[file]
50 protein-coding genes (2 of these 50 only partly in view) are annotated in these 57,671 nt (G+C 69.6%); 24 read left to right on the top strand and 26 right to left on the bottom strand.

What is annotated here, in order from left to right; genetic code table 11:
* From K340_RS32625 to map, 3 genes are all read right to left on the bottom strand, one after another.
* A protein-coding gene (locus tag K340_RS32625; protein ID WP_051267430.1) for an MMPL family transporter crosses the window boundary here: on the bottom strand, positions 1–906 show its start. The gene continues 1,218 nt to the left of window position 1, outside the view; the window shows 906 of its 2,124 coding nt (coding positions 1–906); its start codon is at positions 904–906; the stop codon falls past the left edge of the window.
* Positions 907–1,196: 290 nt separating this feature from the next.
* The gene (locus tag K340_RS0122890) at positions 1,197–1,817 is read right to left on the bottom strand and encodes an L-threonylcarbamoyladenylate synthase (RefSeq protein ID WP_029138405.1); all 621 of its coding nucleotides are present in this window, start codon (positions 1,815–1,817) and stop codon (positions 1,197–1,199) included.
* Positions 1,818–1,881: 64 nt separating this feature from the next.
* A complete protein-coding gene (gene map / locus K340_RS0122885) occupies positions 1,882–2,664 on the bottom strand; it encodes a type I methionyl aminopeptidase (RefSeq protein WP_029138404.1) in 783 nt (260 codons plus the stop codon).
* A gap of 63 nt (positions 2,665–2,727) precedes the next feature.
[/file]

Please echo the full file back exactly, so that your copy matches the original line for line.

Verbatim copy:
50 protein-coding genes (2 of these 50 only partly in view) are annotated in these 57,671 nt (G+C 69.6%); 24 read left to right on the top strand and 26 right to left on the bottom strand.

What is annotated here, in order from left to right; genetic code table 11:
* From K340_RS32625 to map, 3 genes are all read right to left on the bottom strand, one after another.
* A protein-coding gene (locus tag K340_RS32625; protein ID WP_051267430.1) for an MMPL family transporter crosses the window boundary here: on the bottom strand, positions 1–906 show its start. The gene continues 1,218 nt to the left of window position 1, outside the view; the window shows 906 of its 2,124 coding nt (coding positions 1–906); its start codon is at positions 904–906; the stop codon falls past the left edge of the window.
* Positions 907–1,196: 290 nt separating this feature from the next.
* The gene (locus tag K340_RS0122890) at positions 1,197–1,817 is read right to left on the bottom strand and encodes an L-threonylcarbamoyladenylate synthase (RefSeq protein ID WP_029138405.1); all 621 of its coding nucleotides are present in this window, start codon (positions 1,815–1,817) and stop codon (positions 1,197–1,199) included.
* Positions 1,818–1,881: 64 nt separating this feature from the next.
* A complete protein-coding gene (gene map / locus K340_RS0122885) occupies positions 1,882–2,664 on the bottom strand; it encodes a type I methionyl aminopeptidase (RefSeq protein WP_029138404.1) in 783 nt (260 codons plus the stop codon).
* A gap of 63 nt (positions 2,665–2,727) precedes the next feature.